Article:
A 2016 NYU study on terminally ill cancer patients found that one dose of psilocybin provided rapid relief from the emotional distress of sickness and the towering threat of death. High-dose psilocybin increased patients’ quality of life, the self-reported meaning of life, and optimism. It also decreased anxiety surrounding the possibility of death. This newfound life satisfaction remained for at least six months in 80 percent of the patients.
Research suggests psilocybin works by the signaling chemical serotonin, which is known to control mood and anxiety. “Several patients described edging up to the precipice of death and looking over to the other side,” writes Michael Pollan, author of How to Change Your Mind, regarding psychedelics and end-of-life care. “Tammy Burgess, given a diagnosis of ovarian cancer at fifty-five, found herself gazing across ‘the great plain of consciousness. It was very serene and beautiful. I felt alone but I could reach out and touch anyone I’d ever known. When my time came, that’s where my life would go once it left me and that was O.K.’”
Depression and Anxiety
Of course, one does not need a cancer diagnosis to experience depression or anxiety. The National Institute of Mental Health estimates that 7.1% of all U.S. adults will experience at least one major depressive episode in their lifetime. According to a 2012 study, it’s estimated that only 10-30% of people with depression experience results from traditional antidepressants such as SSRIs.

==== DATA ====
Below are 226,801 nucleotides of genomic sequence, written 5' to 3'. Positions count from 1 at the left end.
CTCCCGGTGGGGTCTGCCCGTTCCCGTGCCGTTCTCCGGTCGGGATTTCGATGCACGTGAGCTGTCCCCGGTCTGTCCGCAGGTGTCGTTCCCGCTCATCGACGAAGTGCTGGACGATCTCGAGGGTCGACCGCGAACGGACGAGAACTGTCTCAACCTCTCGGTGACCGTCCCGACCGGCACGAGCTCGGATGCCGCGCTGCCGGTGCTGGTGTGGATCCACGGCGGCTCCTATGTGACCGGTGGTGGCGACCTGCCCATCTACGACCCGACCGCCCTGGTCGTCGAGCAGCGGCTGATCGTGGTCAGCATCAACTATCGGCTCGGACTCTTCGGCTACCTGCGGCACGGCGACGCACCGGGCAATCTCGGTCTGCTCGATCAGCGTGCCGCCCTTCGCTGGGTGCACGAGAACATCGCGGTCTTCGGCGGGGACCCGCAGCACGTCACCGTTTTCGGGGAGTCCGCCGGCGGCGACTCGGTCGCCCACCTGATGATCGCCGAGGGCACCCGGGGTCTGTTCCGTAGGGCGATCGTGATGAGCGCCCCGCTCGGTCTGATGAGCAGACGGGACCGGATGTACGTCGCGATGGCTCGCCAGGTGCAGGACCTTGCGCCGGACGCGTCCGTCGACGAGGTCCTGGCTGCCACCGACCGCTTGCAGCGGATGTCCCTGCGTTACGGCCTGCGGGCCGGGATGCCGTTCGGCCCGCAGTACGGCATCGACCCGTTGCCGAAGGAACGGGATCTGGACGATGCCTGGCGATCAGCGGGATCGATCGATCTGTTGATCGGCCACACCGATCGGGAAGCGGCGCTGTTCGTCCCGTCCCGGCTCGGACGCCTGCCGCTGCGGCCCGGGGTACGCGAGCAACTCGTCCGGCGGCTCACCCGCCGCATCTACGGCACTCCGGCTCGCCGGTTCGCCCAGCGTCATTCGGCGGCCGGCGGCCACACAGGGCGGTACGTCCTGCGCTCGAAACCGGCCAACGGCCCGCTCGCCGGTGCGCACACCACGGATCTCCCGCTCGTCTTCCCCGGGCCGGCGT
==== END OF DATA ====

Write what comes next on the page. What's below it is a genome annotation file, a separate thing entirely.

In 2019, ketamine became the first psychedelic medicine to gain FDA approval for treatment-resistant depression in the form of Spravato (esketamine). It is also used off-label for depression and anxiety through infusions. Unlike SSRIs, ketamine works quickly, in a matter of hours or days. This makes it particularly appealing for people experiencing suicidal thoughts or ideation.
Ketamine is not the only psychedelic medicine studied for depression. A 2020 study conducted by Johns Hopkins found that psilocybin-assisted therapy was effective in producing a rapid and substantial treatment for patients with major depressive disorder. The same study also noticed a reduction in anxiety symptoms.
Cluster Headaches and Migraines
Cluster headaches are extremely painful headaches that occur on one side of the head. They come in clusters, so one will experience a cycle of headaches followed by a headache-free period. They occur behind and around the eye and have been described as more painful than amputation without anesthesia. They may be caused by the dilation of blood vessels, abnormalities in the hypothalamus, or the sudden release of histamine, a chemical that fights allergies, or the mood-regulator serotonin.